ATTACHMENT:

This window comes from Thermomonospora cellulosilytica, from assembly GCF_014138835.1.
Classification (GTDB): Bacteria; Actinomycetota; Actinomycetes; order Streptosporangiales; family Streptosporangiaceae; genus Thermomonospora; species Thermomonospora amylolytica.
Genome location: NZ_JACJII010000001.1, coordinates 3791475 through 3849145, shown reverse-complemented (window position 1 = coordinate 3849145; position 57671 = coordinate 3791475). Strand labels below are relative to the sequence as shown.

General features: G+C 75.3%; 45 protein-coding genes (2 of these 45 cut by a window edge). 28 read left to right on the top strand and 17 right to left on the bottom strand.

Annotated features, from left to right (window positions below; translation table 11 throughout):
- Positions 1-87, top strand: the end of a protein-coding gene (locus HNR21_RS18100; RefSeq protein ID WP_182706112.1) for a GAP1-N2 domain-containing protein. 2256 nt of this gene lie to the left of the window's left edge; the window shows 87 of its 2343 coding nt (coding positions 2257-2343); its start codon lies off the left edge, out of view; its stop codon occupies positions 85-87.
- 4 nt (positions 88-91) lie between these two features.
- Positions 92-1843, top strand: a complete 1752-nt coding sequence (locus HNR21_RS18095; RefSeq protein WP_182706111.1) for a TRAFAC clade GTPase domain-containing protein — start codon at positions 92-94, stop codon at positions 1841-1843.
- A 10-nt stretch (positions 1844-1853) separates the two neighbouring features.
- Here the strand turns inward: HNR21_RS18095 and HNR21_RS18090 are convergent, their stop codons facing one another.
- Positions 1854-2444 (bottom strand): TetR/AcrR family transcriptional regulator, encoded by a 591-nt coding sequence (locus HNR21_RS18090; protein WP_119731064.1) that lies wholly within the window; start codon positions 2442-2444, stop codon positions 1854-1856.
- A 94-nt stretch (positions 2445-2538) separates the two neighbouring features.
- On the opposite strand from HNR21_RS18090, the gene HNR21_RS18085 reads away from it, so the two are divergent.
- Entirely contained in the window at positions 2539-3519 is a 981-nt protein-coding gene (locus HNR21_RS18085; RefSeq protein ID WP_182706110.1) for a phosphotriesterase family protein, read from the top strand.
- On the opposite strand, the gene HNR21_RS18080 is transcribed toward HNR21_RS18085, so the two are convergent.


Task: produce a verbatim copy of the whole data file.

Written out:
This window comes from Thermomonospora cellulosilytica, from assembly GCF_014138835.1.
Classification (GTDB): Bacteria; Actinomycetota; Actinomycetes; order Streptosporangiales; family Streptosporangiaceae; genus Thermomonospora; species Thermomonospora amylolytica.
Genome location: NZ_JACJII010000001.1, coordinates 3791475 through 3849145, shown reverse-complemented (window position 1 = coordinate 3849145; position 57671 = coordinate 3791475). Strand labels below are relative to the sequence as shown.

General features: G+C 75.3%; 45 protein-coding genes (2 of these 45 cut by a window edge). 28 read left to right on the top strand and 17 right to left on the bottom strand.

Annotated features, from left to right (window positions below; translation table 11 throughout):
- Positions 1-87, top strand: the end of a protein-coding gene (locus HNR21_RS18100; RefSeq protein ID WP_182706112.1) for a GAP1-N2 domain-containing protein. 2256 nt of this gene lie to the left of the window's left edge; the window shows 87 of its 2343 coding nt (coding positions 2257-2343); its start codon lies off the left edge, out of view; its stop codon occupies positions 85-87.
- 4 nt (positions 88-91) lie between these two features.
- Positions 92-1843, top strand: a complete 1752-nt coding sequence (locus HNR21_RS18095; RefSeq protein WP_182706111.1) for a TRAFAC clade GTPase domain-containing protein — start codon at positions 92-94, stop codon at positions 1841-1843.
- A 10-nt stretch (positions 1844-1853) separates the two neighbouring features.
- Here the strand turns inward: HNR21_RS18095 and HNR21_RS18090 are convergent, their stop codons facing one another.
- Positions 1854-2444 (bottom strand): TetR/AcrR family transcriptional regulator, encoded by a 591-nt coding sequence (locus HNR21_RS18090; protein WP_119731064.1) that lies wholly within the window; start codon positions 2442-2444, stop codon positions 1854-1856.
- A 94-nt stretch (positions 2445-2538) separates the two neighbouring features.
- On the opposite strand from HNR21_RS18090, the gene HNR21_RS18085 reads away from it, so the two are divergent.
- Entirely contained in the window at positions 2539-3519 is a 981-nt protein-coding gene (locus HNR21_RS18085; RefSeq protein ID WP_182706110.1) for a phosphotriesterase family protein, read from the top strand.
- On the opposite strand, the gene HNR21_RS18080 is transcribed toward HNR21_RS18085, so the two are convergent.